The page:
Systemic educational approaches to environmental issues: the contribution of ecological art

Simon, Sandrine (2006). Systemic educational approaches to environmental issues: the contribution of ecological art. Systemic Practice and Action Research, 19(2) pp. 143–157.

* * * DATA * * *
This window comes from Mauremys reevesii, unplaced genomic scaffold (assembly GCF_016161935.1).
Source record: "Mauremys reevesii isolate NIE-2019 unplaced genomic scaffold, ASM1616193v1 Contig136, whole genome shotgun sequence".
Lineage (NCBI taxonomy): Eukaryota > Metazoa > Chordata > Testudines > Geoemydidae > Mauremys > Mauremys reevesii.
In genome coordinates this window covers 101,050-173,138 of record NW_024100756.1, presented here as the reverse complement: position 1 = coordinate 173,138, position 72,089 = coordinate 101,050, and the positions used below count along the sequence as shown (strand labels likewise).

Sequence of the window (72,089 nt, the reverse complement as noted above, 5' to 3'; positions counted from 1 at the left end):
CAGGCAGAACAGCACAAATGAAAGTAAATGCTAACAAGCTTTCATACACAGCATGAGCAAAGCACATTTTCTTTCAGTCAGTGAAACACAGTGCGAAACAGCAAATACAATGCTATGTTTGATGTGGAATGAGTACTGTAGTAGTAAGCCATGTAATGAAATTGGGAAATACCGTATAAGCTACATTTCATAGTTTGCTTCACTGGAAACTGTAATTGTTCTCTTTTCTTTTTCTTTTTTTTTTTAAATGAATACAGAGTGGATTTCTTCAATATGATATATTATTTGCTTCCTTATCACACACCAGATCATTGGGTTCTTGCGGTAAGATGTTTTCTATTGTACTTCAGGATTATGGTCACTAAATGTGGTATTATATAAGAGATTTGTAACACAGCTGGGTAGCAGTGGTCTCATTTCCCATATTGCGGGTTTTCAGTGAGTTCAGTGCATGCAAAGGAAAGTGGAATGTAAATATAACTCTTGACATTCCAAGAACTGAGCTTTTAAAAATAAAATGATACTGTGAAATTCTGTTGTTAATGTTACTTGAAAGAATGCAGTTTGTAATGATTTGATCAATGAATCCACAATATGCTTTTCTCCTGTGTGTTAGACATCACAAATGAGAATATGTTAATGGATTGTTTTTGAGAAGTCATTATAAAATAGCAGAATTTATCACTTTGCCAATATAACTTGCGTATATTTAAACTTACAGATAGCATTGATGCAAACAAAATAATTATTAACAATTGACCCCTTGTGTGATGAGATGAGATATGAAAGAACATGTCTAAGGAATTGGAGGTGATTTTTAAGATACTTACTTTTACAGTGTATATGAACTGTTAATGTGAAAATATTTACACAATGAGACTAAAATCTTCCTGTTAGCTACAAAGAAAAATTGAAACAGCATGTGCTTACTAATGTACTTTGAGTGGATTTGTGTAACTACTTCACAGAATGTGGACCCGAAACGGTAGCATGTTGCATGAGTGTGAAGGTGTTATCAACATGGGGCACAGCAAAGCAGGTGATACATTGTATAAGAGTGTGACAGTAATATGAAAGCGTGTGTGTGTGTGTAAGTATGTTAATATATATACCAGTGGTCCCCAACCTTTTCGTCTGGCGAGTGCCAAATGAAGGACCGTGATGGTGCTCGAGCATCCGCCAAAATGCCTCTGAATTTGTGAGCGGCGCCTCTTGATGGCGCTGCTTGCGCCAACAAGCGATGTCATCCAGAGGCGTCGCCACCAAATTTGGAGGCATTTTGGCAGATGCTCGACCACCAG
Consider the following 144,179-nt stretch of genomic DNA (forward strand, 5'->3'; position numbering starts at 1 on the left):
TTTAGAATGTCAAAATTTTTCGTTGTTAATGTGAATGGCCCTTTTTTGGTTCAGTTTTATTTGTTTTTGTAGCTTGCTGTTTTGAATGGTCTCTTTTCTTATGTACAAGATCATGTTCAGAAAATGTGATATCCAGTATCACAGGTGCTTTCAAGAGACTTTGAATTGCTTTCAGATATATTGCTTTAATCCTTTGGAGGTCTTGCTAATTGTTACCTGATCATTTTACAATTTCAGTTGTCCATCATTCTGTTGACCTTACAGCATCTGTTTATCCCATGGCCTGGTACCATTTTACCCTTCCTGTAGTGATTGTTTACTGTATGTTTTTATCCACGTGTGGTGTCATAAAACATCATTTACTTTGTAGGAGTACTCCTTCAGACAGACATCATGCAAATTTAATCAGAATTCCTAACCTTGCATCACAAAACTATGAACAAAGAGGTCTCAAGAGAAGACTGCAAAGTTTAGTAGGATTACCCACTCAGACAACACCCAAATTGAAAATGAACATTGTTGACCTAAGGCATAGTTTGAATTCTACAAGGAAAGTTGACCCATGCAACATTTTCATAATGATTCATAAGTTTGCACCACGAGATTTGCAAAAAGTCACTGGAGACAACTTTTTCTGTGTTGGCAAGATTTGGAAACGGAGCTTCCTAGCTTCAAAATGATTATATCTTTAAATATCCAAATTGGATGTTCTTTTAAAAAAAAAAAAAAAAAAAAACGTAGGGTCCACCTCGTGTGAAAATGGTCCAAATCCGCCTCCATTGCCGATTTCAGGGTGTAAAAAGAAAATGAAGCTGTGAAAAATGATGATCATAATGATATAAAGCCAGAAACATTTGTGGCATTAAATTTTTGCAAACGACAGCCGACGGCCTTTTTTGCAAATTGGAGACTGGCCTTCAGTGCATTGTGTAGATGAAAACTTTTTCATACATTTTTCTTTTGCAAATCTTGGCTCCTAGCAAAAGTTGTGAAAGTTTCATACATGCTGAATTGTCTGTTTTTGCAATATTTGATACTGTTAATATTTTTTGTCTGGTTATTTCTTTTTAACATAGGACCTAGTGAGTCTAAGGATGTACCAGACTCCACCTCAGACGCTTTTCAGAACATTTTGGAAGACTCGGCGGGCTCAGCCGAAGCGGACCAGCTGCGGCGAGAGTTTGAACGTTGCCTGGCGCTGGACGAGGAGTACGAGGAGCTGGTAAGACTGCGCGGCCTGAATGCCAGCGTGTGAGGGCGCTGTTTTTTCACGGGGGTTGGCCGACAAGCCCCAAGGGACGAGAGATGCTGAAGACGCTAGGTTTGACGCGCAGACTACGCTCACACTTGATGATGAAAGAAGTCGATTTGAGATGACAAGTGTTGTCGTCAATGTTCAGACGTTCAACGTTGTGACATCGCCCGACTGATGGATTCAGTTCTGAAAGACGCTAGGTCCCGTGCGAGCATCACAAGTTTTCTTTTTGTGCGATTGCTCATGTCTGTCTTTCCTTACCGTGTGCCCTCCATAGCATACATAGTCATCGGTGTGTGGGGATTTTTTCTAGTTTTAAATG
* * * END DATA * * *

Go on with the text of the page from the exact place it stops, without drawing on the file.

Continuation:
System thinkers and practitioners are trying to help society understand better the interconnectedness between issues that we previously tended to explore in isolation. Because of this, they have an important role to play in dealing with environmental issues. Indeed, the need to tackle those in holistic ways is now recognised and systems approaches are now complementing academic approaches such as ecological economics (Neumayer E (ed) (2003) Online encyclopaedia of ecological economics. International Society for Ecological Economics; Faber M, Manstetten R, Proops J (1996) Ecological economics. Concepts and methods. Edward Elgar, Cheltenham), which analyse ecological-human interactions. This paper explores how new forms of 'environmental education' could constitute particularly relevant vehicles for systems thinking and practice by building on messages and practices initiated in ecological art. Ecological art, it argues, has provided, for centuries, a practical form of holistic, interdisciplinary, problem-solving environmental management model–a particularly insightful illustration of how 'systems thinking and practice' can be used to deal with environmental problems. The paper suggests that art-based pedagogic forms could help put sustainability into practice by providing an educational tool that respects the systemicity of environmental issues and by encouraging systemic learning processes that are based on improved communication, sharing of perspectives, and stakeholders' empowerment through participation and experience.

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